Learn about one of the world’s most famous & colorful neighborhoods.
Caminito is a bright, vibrant alley located in the La Boca neighborhood of Argentina's capital city of Buenos Aires. It was immortalized in a famous tango song, whose lyrics talk about the sadness of a dissolved relationship and reference longing in this specific alley.
The alley, however, began as a small stream. When the stream dried up, it was covered up with railroad tracks. The railway was eventually abandoned, though, and the alley became a waste yard. Midway through the 20th century, disillusioned by what had occurred, an artist began painting the exterior of all of the houses on Caminito with bright pastel colors. He also installed a stage at the end of the alley. And the area has since become not only a popular tourist destination but also an artist’s community and something of an outdoor art museum.
La Boca is a blue-collar neighborhood in southeast Buenos Aires. It sits at the mouth of the Riachuelo River, which explains the name: In Spanish, “boca” means “mouth.” Thanks to its port location, the area was initially home to a large immigrant population; today, numerous Italian restaurants dot the neighborhood’s storefronts.
Caminito remains perhaps the area’s main tourist destination, and the streets of La Boca are filled with vendors, artists selling their wares, and tango dancers. There’s no better way to get a feel for the neighborhood than being out on the street. However, there’s also Usina del Arte, a converted red-brick power station that is now a performance venue where they offer free concerts and various other events related to the arts. And there’s the Fundación Proa, a modern art museum that’s open from Tuesday to Sunday. The museum’s cafe offers nice views of the Riachuelo. La Boca has plenty of great restaurants, but not much in the way of nightlife.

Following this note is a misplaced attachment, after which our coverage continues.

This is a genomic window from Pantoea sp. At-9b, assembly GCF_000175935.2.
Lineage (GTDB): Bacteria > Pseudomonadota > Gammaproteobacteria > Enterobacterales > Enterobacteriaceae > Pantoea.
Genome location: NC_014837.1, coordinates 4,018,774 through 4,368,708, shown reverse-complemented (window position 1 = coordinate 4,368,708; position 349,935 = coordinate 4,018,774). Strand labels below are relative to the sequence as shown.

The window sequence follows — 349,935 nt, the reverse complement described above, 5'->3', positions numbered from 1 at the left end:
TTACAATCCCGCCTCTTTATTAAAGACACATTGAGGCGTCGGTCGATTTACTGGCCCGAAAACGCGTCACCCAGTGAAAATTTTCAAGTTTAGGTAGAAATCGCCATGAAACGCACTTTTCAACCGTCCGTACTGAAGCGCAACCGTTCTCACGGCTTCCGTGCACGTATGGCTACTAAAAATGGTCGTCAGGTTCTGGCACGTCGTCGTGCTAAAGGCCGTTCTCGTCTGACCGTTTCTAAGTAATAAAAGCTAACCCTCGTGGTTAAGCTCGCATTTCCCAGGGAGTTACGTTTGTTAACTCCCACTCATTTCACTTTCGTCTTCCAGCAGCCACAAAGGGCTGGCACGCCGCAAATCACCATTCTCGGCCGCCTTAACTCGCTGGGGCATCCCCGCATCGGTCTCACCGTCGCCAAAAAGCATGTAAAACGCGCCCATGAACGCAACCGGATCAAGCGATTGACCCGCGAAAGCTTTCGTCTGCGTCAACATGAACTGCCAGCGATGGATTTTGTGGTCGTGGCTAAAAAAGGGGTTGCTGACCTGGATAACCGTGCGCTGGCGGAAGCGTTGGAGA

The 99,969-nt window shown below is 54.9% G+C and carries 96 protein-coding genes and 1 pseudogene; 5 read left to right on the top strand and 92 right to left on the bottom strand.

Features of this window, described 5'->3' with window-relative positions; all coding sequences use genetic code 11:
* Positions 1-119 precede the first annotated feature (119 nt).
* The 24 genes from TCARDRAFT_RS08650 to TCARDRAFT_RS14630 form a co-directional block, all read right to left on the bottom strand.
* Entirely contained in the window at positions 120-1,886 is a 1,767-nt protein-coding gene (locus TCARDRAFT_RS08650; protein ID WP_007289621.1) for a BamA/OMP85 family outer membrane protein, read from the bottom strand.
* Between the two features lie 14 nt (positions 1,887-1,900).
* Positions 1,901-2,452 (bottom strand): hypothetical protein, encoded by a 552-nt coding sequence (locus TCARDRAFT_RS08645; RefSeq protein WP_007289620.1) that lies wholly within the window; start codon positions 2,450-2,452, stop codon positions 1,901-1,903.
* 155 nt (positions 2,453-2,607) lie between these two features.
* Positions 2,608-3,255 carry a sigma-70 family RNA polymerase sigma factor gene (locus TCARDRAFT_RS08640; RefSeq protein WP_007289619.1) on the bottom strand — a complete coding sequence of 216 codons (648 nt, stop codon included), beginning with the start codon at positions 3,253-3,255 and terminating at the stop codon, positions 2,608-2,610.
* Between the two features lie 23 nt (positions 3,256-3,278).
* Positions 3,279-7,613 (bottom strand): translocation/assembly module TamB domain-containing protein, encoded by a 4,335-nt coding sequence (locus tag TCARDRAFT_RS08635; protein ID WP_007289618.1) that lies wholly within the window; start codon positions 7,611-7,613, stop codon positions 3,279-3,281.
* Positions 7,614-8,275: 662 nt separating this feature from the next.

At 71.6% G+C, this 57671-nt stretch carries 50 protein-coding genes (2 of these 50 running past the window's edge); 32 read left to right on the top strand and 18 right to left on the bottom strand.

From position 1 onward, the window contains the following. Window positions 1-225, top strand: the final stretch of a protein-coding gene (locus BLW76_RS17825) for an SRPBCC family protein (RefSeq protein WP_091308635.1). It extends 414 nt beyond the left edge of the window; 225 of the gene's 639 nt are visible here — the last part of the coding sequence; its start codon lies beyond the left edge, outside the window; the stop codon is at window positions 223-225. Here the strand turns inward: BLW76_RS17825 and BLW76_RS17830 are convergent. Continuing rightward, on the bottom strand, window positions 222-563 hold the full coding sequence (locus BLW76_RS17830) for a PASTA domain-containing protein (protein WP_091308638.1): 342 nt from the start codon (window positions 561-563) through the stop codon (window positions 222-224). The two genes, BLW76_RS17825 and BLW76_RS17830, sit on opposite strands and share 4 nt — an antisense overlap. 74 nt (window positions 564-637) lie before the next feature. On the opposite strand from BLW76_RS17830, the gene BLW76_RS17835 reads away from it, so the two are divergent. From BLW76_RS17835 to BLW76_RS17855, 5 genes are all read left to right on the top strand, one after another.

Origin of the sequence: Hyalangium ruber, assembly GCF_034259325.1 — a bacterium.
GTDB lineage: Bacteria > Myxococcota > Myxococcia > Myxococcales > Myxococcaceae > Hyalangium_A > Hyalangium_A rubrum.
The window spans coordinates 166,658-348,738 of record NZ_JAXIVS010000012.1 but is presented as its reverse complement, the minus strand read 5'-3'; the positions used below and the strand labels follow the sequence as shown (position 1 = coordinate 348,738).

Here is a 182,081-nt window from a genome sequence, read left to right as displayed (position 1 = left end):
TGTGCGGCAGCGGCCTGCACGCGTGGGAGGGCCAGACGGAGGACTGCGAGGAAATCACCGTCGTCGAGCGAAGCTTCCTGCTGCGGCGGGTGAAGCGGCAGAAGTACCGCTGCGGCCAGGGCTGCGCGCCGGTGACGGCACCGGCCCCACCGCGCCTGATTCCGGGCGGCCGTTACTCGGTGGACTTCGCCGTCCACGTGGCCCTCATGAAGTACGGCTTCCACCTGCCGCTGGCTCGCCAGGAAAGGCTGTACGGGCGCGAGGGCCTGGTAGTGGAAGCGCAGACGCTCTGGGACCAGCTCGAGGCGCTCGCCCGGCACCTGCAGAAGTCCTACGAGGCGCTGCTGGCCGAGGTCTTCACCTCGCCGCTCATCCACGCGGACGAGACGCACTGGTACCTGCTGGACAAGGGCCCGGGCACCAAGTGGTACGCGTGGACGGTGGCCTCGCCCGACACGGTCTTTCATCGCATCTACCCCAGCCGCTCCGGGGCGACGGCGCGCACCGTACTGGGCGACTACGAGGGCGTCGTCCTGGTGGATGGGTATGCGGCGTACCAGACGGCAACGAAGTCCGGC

The beauty of the art in La Boca is how multifaceted it is. At Usina del Arte, various forms of performance art are on display, while the Fundación Proa showcases the cutting-edge of studio art, featuring world-famous names. And then on the street, there are all kinds of performers and painters putting their works on show. Fittingly, there’s also a museum that honors the first artist to paint the alley, as well as other artists from all across Argentina.
Boca Juniors, one of the most successful soccer clubs in South America, plays its games at a La Bombonera, a famous stadium in La Boca near Caminito. The squad has been around since the early 1900s and serves as a source of pride for the working-class neighborhood. The team’s star players are treated less like sports icons and more like religious idols. The apex is the match between the team and its more white-collar Buenos Aires rivals, River Plate. There’s no other rivalry quite like it in sports.
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A trip to a game is a once-in-a-lifetime experience, but it’s best to take precaution due to the intensity of fans. So, for tourists, the best way to safely attend a game is to do so through one of the many tourist companies that offer trips to games and seating in the best sections of the stadium.
There are a number of tango-related tour options that offer a combination of lessons, dining, spectacting, and history of Caminito’s tango-related offerings. However, most of the better tango-for-beginner tourist options exist elsewhere in Buenos Aires, outside of La Boca. Places like La Viruta, which is one of the city’s most famous tango-halls and is located in the Palermo neighborhood of northeast Buenos Aires, offer a great combination of cultural immersion and actual how-to-dance education. If not of that appeals, you could just ask one of the street dancers in Caminito to show you a few steps. They might be willing to lend a hand—for a small price.